Education | Communications in the Classroom
F203 | 5233 | Steven Jett
As the instructor of this course, I reserve the right to make changes
to the syllabus as needed. I will inform each student of any changes
at the earliest date possible in class or via email.
Because communication is pervasive and easily taken for granted, it is
also easy to forget its importance. Think for a moment. When do we not
communicate? Is the message we would like to communicate the same as
the message received? The difficulty in answering these questions is
the extent to which communication pervades our lives. It is hard to
imagine an activity more common, flexible, emotional, intellectual,
useful, creative, clear, or ambiguous than communication.
It is obviously a big subject. There are many examples of
communication, and many ways to study it. In this course, we will
study communication from the point of view of education. Among the
questions we will ask are: how does communication contribute to
learning; what are the components and kinds of communication; how do
they function in classrooms and schools; what is the relationship
between communication and community; how does communication promote
safety and the resolution of conflict; how can teachers communicate
effectively with students and parents?
We will pursue these and other questions by means of discussion,
demonstration, practice, readings, observation, and written
reflection. In other words, you will find many ways to discover
communication in education. If this course is successful, many of the
ways you discover communication will be ways of your own creation.
Thus, you are encouraged to learn boldly, participate, risk, and take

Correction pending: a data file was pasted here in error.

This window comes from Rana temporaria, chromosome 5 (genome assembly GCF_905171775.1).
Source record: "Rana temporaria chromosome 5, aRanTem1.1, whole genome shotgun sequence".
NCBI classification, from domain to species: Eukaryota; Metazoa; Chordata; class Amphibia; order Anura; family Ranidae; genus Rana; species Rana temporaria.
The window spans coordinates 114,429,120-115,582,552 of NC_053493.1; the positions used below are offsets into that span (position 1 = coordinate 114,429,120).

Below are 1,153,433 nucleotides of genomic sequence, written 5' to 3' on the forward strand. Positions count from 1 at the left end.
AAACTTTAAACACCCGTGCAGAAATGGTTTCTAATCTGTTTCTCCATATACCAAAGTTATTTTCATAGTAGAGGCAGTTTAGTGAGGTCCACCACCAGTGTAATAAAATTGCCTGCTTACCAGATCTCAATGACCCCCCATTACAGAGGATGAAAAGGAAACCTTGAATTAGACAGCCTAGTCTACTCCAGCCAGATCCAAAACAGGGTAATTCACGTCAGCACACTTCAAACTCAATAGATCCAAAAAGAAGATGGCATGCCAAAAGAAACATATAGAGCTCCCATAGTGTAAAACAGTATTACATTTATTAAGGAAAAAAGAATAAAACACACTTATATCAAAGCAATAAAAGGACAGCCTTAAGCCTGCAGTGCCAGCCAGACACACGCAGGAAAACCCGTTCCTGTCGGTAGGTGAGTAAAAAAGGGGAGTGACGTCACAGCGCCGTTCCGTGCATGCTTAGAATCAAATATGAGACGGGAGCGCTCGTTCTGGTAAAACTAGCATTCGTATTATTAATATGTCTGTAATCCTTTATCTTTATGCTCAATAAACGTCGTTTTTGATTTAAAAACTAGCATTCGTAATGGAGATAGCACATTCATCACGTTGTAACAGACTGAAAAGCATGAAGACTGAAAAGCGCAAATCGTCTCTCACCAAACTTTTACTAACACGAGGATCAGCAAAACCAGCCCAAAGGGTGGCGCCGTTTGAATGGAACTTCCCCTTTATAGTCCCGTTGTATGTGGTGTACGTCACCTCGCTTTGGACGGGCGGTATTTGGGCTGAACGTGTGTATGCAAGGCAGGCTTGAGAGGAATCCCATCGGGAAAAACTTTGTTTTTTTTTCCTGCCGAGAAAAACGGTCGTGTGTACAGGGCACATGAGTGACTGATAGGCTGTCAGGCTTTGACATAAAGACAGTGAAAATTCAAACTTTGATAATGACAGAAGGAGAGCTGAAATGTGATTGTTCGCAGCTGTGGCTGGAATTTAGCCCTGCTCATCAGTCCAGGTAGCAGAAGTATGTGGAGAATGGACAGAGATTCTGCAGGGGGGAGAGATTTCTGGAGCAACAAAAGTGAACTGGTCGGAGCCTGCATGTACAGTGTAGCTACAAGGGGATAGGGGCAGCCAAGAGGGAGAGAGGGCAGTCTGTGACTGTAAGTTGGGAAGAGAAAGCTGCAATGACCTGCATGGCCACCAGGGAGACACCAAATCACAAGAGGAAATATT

responsibility for your own and other's education.
1. Students will help build and maintain a sense of community within
the class that allows for open expression of thoughts and feelings.
2. Students will better understand messages of communication in the
classroom by becoming acquainted with certain listening skills and
3. Students will develop and enhance important teaching skills and
attitudes by actively participating in the learning process.
4. Students will reflect upon classroom discussions, readings, and
field experiences in a way that promotes personal and professional
Students with Disabilities: Students with visual, hearing, physical,
and/or learning disabilities that may require modification of
curriculum, instruction, or assessment should contact the instructor.
I wish to fully include persons with disabilities in this course.
Modifications and accommodations will be made after the student has
presented documentation indicating qualification for services from DSS
(Disabled Student Services). See the Handbook for Students with
Disabilities for eligibility requirements.
Academic Misconduct: Cheating, plagiarism, sexual harassment,
racial/ethnic discrimination and slurs, or any other student
misconduct that adversely affects the learning or safety of other
students will not be tolerated in my classroom or on this campus. If
any student becomes aware of any of these activities, or feels they
have been the victim of sexual harassment, racial/ethnic
discrimination, or any other act of malicious intent, please contact
me or Pam Freeman of the Student Ethics Division, IU's Racial
Incidents Team, or the Gay, Lesbian, and Bisexual Anti-Harassment
E-mail Access Required: